The original recipe calls for 20 grams of salt. Too much in my unqualified opinion. 13 works just fine. Feel free to experiment.

Regarding baking time and temperature, all ovens vary somewhat and you might have to make some adjustments here. After the first couple of times with this recipe, I found the bread baked just right in my La Cloche at 485 F for the first 30 minutes, then 10 more minutes at 450 with the lid off.

If you treasure “big holes” in the crumb, experiment with increasing the hydration. You’ll get a flatter loaf, but more open crumb.

Jan. 4, 2010 Update: Breadtopia reader, Wil, contributed this great recipe variation with herbs.

Apr. 26, 2011 Update: See Joe Doniach’s variation of this recipe with photos that tell a story by themselves.

Here are some photos of the actual Poilâne loaf from my bread-day party…

ActualPoilane

ActualPoilane

ActualPoilane

ActualPoilane

Here’s a particularly gorgeous example of this bread by Jacquie of Aptos, California.

Jacquie's whole grain sourdough

{ 474 comments… read them below or add one }

Stan February 27, 2011 at 8:19 pm

I tried this recipe this weekend.
Instead of baking it as instructed for 40-45 minutes, I setup my thermometer for 210 F and set the probe inside the dough.
To my surprise, alarm went off after 28 minutes.
Since I didn’t want to burn anything, I turned my oven off and kept the bread inside for another 5 minutes.
After couple of hours, I tried the slice.
Result is passable but not great. I think it’s under baked.
Next time, should I disregard thermometer and stick to suggested time of baking??

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Edoctoor February 22, 2011 at 8:42 am

Close up,, of my 100%
whole grain bread,
which I used the Yeast method.

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Edoctoor February 22, 2011 at 8:38 am

I don’t remember where you wrote the following:
“If anyone can get whole grain to rise, please post”
Well, this 100% whole grain didn’t rise much in the oven but
did rise very well before the oven.

What I did different was use a PULL CANDY method; which means to pull the dough with a quarter twist.. First pull the dough and it tears and opens up the dough to be porous and the twist folds the big air pockets into the loaf.. Then I let it double and baked…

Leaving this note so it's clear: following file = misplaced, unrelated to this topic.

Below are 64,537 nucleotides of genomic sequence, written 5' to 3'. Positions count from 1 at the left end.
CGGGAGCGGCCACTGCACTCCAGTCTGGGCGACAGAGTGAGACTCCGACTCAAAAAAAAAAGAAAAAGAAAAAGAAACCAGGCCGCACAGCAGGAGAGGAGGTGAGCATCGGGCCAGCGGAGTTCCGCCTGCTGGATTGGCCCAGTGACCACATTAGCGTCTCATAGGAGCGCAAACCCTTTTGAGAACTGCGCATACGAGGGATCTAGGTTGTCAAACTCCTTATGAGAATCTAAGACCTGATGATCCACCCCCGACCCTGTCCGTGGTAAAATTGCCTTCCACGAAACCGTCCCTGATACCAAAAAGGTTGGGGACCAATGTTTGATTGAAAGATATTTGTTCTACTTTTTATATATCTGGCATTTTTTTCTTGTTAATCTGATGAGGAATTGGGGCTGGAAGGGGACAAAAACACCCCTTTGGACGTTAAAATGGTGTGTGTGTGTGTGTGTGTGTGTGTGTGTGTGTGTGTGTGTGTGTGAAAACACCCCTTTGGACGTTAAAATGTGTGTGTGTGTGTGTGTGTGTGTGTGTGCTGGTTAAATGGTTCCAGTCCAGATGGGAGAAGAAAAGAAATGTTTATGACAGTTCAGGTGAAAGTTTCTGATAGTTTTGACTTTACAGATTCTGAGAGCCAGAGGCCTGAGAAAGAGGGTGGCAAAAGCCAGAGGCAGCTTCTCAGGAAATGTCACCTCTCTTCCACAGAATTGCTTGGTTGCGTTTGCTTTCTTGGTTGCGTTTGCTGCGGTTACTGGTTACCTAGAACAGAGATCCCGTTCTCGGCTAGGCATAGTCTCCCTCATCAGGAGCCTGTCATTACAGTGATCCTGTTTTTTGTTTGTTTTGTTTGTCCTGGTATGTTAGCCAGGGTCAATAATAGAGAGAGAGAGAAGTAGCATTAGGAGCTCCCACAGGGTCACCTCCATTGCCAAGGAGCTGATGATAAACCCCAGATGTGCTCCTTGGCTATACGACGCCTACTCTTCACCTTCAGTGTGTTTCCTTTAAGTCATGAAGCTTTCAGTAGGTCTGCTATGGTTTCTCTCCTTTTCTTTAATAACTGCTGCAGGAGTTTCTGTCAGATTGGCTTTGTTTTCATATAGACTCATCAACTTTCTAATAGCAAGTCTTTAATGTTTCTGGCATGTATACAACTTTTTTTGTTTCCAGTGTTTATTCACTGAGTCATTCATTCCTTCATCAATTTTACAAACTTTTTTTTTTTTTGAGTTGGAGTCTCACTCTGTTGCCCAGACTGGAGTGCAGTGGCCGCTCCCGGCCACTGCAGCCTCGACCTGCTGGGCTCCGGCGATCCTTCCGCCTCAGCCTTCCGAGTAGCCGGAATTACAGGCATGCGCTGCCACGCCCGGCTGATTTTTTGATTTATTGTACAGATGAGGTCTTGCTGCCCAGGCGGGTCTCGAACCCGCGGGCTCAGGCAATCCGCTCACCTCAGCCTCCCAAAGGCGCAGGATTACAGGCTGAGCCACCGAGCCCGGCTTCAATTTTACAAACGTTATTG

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P. Smith February 1, 2011 at 6:14 pm

Wow! and Thanks! This is a great recipe and is the first real success I’ve had with my 2 month old starter. Great confidence builder for a newbie sourdough baker! Thanks for including the videos too! My loaf ending up flattening out quite a bit during the 5 hour last rise. I’m curious if this indicates not enough gluten was formed during the kneading process? I’m going to bake this right away again and will try kneading a bit more.

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Cesar'smom January 29, 2011 at 8:17 am

I really love a great whole grain bread with texture and crunch. I used to buy something called sunflower crunch bread. Any wisdom about what/how much to add to get great texture without being to heavy?

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Tamara Robson January 22, 2011 at 4:18 pm

Thank you so much for your videos and products. I can’t believe I can make a loaf of bread that is so gorgeous and the best bread I’ve ever eaten…. and so healthy! I’ve never had so much fun in the kitchen!!

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Breadtopia January 17, 2011 at 4:00 pm

Hi Margaret,

8-9 hours might work. The lower temp will certainly help. I’d give it a try.

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Margaret January 17, 2011 at 12:07 pm

On the third day of this bread can I ferment the bread for longer than 5 hours? I can’t come home in the middle of the day to put it in the oven. It would be more in the area of 8-9 hours, probably at a lower temperature as its winter in New Orleans in a home without insulation or central heat. So, would that be an acceptable timeline or do I need to rearrange the schedule or only bake it on the weekends…?

Thanks so much!
Margaret
PS: My boyfriend is obsessed with your SD Rye bread.